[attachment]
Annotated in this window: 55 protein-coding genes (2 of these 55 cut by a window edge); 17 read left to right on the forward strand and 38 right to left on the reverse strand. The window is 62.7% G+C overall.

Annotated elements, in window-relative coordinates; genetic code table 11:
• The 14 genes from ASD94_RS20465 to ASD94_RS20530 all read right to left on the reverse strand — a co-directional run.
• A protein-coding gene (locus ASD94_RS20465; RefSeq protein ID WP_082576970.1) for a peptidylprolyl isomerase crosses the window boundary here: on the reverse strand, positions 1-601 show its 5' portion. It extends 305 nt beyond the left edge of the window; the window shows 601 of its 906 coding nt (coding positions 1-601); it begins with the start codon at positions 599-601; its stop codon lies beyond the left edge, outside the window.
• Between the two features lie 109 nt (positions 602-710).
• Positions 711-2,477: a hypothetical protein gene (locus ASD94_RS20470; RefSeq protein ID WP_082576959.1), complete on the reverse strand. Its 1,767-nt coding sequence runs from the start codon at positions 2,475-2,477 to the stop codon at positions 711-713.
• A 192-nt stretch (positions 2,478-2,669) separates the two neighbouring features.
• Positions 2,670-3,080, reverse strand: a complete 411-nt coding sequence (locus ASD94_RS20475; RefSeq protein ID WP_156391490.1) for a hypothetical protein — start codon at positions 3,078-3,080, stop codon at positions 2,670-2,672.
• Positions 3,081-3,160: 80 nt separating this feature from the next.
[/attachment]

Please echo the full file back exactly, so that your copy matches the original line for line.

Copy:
Annotated in this window: 55 protein-coding genes (2 of these 55 cut by a window edge); 17 read left to right on the forward strand and 38 right to left on the reverse strand. The window is 62.7% G+C overall.

Annotated elements, in window-relative coordinates; genetic code table 11:
• The 14 genes from ASD94_RS20465 to ASD94_RS20530 all read right to left on the reverse strand — a co-directional run.
• A protein-coding gene (locus ASD94_RS20465; RefSeq protein ID WP_082576970.1) for a peptidylprolyl isomerase crosses the window boundary here: on the reverse strand, positions 1-601 show its 5' portion. It extends 305 nt beyond the left edge of the window; the window shows 601 of its 906 coding nt (coding positions 1-601); it begins with the start codon at positions 599-601; its stop codon lies beyond the left edge, outside the window.
• Between the two features lie 109 nt (positions 602-710).
• Positions 711-2,477: a hypothetical protein gene (locus ASD94_RS20470; RefSeq protein ID WP_082576959.1), complete on the reverse strand. Its 1,767-nt coding sequence runs from the start codon at positions 2,475-2,477 to the stop codon at positions 711-713.
• A 192-nt stretch (positions 2,478-2,669) separates the two neighbouring features.
• Positions 2,670-3,080, reverse strand: a complete 411-nt coding sequence (locus ASD94_RS20475; RefSeq protein ID WP_156391490.1) for a hypothetical protein — start codon at positions 3,078-3,080, stop codon at positions 2,670-2,672.
• Positions 3,081-3,160: 80 nt separating this feature from the next.